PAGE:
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Study finds that inhabitants of Old Dongola recycled clothes

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A study by archaeologists from the University of Warsaw has found that the inhabitants of Old Dongola recycled clothes due to the high expense and time-consuming nature of fabric production.

Old Dongola was the capital of the Nubian kingdom of Makuria, located in the Northern State of Sudan on the eastern banks of the River Nile.

The kingdom emerged in the 5th century AD following the collapse of the Nubian Kingdom of Kush. Makuria reached its zenith between the 9th and 11th centuries AD, encompassing a territory that stretched from the Third Cataract along the Nile River to below Abu Hamad, as well as certain regions of northern Kordofan.

Old Dongola was founded in the walls of a 5th century fortress after the early rulers of Makuria moved the capital from Napata. A major urbanised town developed around the fortress walls, along with palaces, public buildings, churches, and a royal residence, serving as an important departure point for caravans west to Darfur and Kordofan.

A recent study by the University of Warsaw examined fabrics dated from between the 17th and 18th centuries when the city was in decline. The study, published in the journal Archaeometry, conducted a chemical analysis of 17 fabric samples that revealed evidence of textile recycling, providing new insights into the inhabitants’ lifestyles, material production, and clothing customs.

According to Dr. Wożniak from the University of Warsaw: “It must be made clear that the people of Old Dongola loved recycling. They were aware of the value of the material and tried to use it as much as possible.”

“Before industrialisation, fabric production was a very time-consuming activity. Once people had gone through this whole process: growing the cotton, harvesting it, spinning it, putting it on a loom, weaving it – they used the fabric for the last possible use. So first it was used as clothing, then it was used for patches or rags, sometimes it served as a blanket, and sometimes as a plug in the wall to protect against the wind. So we find these fabrics in a very worn form,” added Dr. Wożniak.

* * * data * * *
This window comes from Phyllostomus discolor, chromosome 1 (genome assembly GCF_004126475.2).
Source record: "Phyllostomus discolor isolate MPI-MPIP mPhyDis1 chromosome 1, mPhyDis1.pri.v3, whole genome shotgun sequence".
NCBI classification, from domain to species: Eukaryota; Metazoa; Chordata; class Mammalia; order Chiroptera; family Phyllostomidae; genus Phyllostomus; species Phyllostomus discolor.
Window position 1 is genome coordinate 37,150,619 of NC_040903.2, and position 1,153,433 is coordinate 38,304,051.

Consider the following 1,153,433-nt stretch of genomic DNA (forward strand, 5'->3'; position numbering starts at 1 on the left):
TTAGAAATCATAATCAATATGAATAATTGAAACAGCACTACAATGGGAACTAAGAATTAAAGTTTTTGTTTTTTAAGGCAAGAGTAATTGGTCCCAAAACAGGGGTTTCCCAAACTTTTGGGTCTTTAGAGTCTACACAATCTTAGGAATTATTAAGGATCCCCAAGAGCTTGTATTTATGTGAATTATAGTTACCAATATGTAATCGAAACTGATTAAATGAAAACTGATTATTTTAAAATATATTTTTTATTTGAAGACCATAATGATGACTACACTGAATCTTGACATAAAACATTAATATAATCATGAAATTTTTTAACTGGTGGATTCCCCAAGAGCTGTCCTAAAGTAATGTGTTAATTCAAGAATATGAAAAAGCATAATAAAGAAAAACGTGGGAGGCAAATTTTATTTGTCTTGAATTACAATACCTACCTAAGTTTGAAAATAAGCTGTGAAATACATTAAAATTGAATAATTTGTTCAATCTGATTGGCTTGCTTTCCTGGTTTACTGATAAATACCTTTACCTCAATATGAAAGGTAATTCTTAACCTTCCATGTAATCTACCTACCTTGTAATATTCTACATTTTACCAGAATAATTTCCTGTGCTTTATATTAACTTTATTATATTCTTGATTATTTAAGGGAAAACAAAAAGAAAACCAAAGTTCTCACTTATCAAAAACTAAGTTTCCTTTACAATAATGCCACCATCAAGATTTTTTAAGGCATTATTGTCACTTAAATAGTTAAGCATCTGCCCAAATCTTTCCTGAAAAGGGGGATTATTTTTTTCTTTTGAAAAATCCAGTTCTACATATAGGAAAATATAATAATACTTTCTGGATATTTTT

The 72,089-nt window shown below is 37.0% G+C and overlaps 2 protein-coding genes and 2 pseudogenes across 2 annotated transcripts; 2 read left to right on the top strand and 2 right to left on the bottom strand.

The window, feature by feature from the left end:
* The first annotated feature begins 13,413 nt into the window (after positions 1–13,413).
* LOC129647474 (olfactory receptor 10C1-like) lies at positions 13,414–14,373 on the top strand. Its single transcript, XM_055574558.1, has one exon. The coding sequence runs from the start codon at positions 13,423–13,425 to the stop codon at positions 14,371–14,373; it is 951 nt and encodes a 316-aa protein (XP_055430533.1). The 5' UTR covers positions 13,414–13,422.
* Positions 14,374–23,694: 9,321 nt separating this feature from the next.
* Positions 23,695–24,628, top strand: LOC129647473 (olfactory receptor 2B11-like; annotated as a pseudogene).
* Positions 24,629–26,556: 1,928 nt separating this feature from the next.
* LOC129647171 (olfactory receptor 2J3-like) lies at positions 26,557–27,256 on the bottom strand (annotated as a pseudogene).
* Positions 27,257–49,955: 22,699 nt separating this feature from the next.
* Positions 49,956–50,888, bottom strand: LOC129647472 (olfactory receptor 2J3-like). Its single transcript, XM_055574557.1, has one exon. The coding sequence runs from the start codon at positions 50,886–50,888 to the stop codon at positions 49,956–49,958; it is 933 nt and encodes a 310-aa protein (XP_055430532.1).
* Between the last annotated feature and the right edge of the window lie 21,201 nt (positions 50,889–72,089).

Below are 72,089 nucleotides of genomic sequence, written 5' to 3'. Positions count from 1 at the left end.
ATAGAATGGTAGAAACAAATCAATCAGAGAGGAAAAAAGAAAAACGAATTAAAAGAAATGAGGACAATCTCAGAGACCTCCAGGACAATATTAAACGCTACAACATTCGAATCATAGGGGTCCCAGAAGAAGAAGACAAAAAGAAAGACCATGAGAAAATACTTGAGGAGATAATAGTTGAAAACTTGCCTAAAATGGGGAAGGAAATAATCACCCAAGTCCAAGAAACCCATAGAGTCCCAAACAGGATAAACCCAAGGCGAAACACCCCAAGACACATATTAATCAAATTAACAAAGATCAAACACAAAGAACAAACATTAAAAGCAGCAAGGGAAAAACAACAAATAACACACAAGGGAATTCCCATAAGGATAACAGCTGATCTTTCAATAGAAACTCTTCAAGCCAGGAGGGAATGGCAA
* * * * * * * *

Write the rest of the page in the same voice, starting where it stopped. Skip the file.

The majority of garments were made from wool, albeit of a slightly lower grade compared to the modern standards used in clothing. In Sudan, sheep were primarily raised for milk and meat, with wool production serving as a secondary product which accounts for the inferior quality.

Header Image Credit : Mateusz Rekłajtis PCMA UW

This content was originally published on www.heritagedaily.com – © 2023 – HeritageDaily

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Archaeology

Trove of Roman objects linked to feasting found at Ostia antica

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Archaeologists have uncovered a trove of Roman objects linked to ritual feasting at Ostia antica.

Ostia Antica is an ancient harbour town located at the mouth of the Tiber River. The harbour served as the main port for Rome, transporting goods and people from the coast along the Via Ostiensis.

Archaeologists recently excavated the area of Regio I – Insula XV, a “sacred area” or precinct housing several temples and sanctuaries. At the centre is the temple of Hercules,  a 31 x 16 metre monument which dates from the Republican Era.